Politics and on-air journalism gets pretty squirrelly during a presidential election cycle. You get the wise pundits who have to map out a timeline: part to explain why Donald Trump or Bernie Sanders couldn't have a chance and then, later, to explain how of course its possible.

Tempers become heated and reason can go out the window. And when the object is numbers, a topic that scares off many journalists, things can become even stranger. That's what happened on Fox Business when Stuart Varney interviewed DNC Superdelegate Erin Bilbray, who is a Sanders supporter.

Bilbray talked about wealth redistribution and Varney said: "He's going to take it off me. I already pay 60 percent of my income in taxes and he wants more. Please, don't confuse the issue. He's going to take it off me and give it to somebody else."

Avoiding the entire redistribution argument for a moment, as you could argue that many government policies redistribute wealth, only sometimes upward to wealthy people or corporations, let's take that 60 percent taxes statement.

Despite the British accent, I'll assume that Varney doesn't pay expatriate taxes to the U.K. That means, since Fox is in New York, he likely pays federal, state, and city taxes. Let's also say that he's married, sole income of his household, and making at least $3 million a year in taxable income (which maxes out the rates at all three tax levels). Here's how the taxes work out:

  • Federal taxes will have him pay $130,578.50 (about 30 percent) on the amount up to $464,851 and then 39.6 percent on sums over that. That would be $1,134,496, or 37.8 percent.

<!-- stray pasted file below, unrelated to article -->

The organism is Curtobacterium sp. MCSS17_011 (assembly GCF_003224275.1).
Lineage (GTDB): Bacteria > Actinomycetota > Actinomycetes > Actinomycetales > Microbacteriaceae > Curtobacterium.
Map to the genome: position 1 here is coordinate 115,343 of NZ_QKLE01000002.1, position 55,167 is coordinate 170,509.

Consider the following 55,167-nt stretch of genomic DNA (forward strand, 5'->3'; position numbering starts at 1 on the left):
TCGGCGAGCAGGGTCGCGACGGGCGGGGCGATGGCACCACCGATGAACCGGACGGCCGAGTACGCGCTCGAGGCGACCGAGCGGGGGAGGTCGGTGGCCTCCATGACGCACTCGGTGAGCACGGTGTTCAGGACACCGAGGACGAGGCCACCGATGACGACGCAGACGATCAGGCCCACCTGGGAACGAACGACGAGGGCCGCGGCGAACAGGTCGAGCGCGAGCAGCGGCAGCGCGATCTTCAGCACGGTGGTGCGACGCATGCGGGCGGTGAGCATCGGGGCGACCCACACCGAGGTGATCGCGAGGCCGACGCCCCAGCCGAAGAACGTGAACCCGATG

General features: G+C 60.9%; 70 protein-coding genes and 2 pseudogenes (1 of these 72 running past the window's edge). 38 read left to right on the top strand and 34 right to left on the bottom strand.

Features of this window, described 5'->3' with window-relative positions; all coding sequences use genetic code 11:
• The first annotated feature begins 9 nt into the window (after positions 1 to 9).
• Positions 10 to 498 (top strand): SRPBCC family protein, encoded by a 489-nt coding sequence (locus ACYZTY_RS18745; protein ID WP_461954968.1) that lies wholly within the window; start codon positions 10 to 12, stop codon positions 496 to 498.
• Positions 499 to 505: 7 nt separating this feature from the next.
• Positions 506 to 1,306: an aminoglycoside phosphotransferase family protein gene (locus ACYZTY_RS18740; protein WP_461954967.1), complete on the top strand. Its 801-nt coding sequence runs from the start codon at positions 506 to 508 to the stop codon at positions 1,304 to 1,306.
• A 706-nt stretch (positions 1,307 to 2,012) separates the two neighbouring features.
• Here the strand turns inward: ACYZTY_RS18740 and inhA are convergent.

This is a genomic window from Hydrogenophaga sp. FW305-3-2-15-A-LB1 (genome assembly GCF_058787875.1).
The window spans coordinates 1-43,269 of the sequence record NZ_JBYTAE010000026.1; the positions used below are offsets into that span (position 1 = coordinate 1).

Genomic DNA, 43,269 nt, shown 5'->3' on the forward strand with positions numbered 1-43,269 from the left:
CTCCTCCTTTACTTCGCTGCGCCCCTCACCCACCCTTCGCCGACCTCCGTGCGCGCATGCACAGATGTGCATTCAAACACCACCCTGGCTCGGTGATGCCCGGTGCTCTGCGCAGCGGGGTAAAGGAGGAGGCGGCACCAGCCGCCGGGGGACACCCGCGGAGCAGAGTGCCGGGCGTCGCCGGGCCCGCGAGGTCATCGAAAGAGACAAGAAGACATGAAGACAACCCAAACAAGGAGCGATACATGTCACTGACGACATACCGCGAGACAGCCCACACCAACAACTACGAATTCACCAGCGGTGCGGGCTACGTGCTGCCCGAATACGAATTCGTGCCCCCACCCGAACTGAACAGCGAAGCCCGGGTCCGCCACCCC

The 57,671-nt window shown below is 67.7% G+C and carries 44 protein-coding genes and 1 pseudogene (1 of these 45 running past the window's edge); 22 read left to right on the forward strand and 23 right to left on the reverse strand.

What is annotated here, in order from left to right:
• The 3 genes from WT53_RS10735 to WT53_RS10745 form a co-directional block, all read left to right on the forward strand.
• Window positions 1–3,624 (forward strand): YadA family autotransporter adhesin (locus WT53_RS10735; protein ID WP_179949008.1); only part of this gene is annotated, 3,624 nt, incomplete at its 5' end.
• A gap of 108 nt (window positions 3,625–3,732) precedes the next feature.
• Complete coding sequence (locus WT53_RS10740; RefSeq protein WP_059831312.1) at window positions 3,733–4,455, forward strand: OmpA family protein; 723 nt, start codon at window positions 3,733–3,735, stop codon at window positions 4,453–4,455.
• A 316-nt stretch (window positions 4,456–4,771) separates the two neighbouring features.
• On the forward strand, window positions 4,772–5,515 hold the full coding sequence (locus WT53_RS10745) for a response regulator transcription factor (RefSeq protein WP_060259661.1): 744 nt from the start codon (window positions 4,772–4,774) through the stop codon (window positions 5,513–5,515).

• New York State tax rates are highest if your taxable income is $2,125,450 or more. That demands 8.82 percent, or $264,600.
  • New York City tax rates on taxable income of $500,000 or more are a flat $19,155 plus 3.876 percent of the amount over $500,000. That works out to $116,055, or 3.9 percent

The complications come because the tax systems use marginal calculations. Different parts of your income are taxed at different rates. Only the top amount is charged at the top rate.

So, for our $3 million example, the tax should be:

37.8% + 8.82% + 3.9% = 50.52%

Pretty high, indeed, but not 60 percent. In fact, even if the rates were absolute and not marginal, the total would be 52.3 percent -- still not 60 percent. Plus, at that level, if you're smart you've got someone doing your tax planning, which means reducing the taxable income and decreasing the total tax you pay on your income.

Varney may be worried about tax planning by Bernie Sanders, but it sounds like he's getting it done by Bernie Madoff.